Employment analysis: Richard M Fox, vice president of the Employment Lawyers Association and chair of its Single Employment Court Working Party, explains the reasons behind the proposal for a single employment court and its potential implications.

What is the thinking behind the proposal for a single employment court?

The idea was proposed by David Latham, the outgoing President of the Employment Tribunals (England & Wales) in a speech to the Law Society on 4 June 2014, and has been approved by his successor Judge Brian Doyle.

The proposal is to have a ‘one-stop’ shop for all employment-related claims. These are currently heard before either the employment tribunal, the High Court or the County Court. The new Unitary Court would hear not only those employment cases being litigated, but also those being mediated.

What are the benefits sought from a single employment court?

Judicial (employment) expertise from across the court system would be brought together within one single court. Cases would not fall between cracks, as now. Breach of contract claims on termination of employment of whatever size could be heard by the court, whereas now, the employment tribunal can only hear such cases on termination of employment up to £25,000. Also, non-employment discrimination cases in the field of goods and services would be heard within the new court.

What are the headline concerns of any move to a single employment court?

What rules of procedure would apply? Would cases be managed pursuant to the employment tribunal rules of procedure, or by the Civil Procedure Rules 1998, SI 1998/3132 (CPR)?

What costs regimes would apply? The adverse costs system as currently applied in the High and County Courts, or the more restricted regime in the employment tribunal?

Would judges hearing the most heavyweight cases in any new single employment court have the requisite breadth of legal expertise? Would their focus become too narrow, and their wider knowledge of the common law and general commercial principles, atrophy?

Identifying and streaming cases seem to be recurring issues—how might these be addressed under a single court system?

The Law Society, in its paper released in September 2015 ‘Making Employment Tribunals work for all’ suggested having four levels of case:

  • level 1 for the hearing of ‘simple’ straightforward cases, such as unpaid wages
  • level 2 for other straightforward cases such as redundancy payments or failure to consult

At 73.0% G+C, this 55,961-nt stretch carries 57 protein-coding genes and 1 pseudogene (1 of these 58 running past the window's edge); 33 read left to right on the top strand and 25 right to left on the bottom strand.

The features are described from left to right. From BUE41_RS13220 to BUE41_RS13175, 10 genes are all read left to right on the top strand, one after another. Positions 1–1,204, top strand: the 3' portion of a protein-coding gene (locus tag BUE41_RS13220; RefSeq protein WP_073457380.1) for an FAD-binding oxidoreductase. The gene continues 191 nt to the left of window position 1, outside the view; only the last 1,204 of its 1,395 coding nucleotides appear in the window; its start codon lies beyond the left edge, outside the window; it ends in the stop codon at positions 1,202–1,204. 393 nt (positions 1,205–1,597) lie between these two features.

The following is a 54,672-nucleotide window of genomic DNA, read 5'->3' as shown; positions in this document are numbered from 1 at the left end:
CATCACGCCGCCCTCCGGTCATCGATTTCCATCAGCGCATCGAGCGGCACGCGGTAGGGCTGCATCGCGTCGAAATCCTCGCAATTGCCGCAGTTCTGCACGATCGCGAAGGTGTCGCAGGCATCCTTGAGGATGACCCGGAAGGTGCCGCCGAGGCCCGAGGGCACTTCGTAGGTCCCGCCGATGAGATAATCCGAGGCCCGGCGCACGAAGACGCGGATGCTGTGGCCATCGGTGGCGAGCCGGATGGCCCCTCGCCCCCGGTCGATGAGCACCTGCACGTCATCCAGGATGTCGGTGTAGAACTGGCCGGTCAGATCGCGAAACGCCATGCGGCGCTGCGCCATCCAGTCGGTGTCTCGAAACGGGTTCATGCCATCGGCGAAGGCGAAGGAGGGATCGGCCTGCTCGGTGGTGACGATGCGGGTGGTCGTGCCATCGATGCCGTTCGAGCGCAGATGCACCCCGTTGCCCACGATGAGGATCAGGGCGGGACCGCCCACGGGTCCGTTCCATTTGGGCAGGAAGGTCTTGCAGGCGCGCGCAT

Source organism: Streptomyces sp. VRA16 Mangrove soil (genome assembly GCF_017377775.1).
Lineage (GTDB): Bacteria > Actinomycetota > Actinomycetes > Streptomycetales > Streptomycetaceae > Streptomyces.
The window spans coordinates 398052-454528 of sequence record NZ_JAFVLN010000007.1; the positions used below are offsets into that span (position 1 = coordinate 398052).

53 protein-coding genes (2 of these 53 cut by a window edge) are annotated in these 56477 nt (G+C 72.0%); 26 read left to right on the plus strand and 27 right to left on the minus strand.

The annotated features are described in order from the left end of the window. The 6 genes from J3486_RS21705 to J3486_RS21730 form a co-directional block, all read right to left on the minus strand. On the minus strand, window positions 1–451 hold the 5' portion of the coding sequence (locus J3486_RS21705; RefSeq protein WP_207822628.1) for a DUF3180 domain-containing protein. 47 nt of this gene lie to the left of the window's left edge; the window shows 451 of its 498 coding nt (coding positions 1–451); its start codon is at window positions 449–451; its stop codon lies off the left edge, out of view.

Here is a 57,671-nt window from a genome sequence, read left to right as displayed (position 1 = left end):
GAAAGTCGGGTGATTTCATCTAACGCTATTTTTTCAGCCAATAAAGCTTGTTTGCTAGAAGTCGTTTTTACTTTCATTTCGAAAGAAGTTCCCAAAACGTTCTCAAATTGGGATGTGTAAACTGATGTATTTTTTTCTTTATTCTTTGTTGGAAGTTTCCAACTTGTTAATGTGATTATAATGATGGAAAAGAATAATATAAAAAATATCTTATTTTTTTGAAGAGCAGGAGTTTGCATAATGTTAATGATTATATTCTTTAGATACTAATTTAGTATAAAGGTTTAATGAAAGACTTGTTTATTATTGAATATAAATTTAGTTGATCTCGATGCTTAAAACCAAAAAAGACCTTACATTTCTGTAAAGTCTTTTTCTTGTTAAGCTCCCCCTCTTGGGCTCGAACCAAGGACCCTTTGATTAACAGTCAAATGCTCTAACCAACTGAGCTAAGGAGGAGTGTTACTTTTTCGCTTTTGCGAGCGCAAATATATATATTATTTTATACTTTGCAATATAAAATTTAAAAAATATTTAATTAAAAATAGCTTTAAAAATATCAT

• level 3 where early neutral evaluation and alternative dispute resolution (ADR) would be encouraged, and
  • level 4 for cases currently heard under civil litigation principles in the High or County Courts

The Employment Lawyers Association, in its report released in April 2016, supported the idea of having levels for the hearing of employment cases, but proposed a more concertinaed system. Their idea was to have three tiers:

  • tier 1 would be for online summary determination of simpler claims
  • tier 2 would be for cases currently handled under the existing employment tribunal rules of procedure, together with any additional categories of claim that employment judges would in future be empowered to hear
  • tier 3 would be for all other employment cases which are currently handled under the CPR in the High Court

How has the proposal resonated among employment lawyers?

The Employment Lawyers Association conducted a survey on the future of employment tribunals in April 2015. Most members responding to the survey believed a new court would be an improvement on the current system (64%).

Currently there is not a unanimous view among employment lawyers as to whether we should have a single employment court. Some believe the process would ultimately regress into something similar to that which we have now, given the significantly different characteristics of the type of claim that we deal with. Others feel the time is right to take a careful look at our system, and come up with a more co-ordinated, technologically advanced and ADR friendly procedure, fit for purpose in the second decade of the twenty-first century and beyond.

This article was first published on Lexis®PSL Employment on 27 April 2016. Click for a free trial of Lexis®PSL.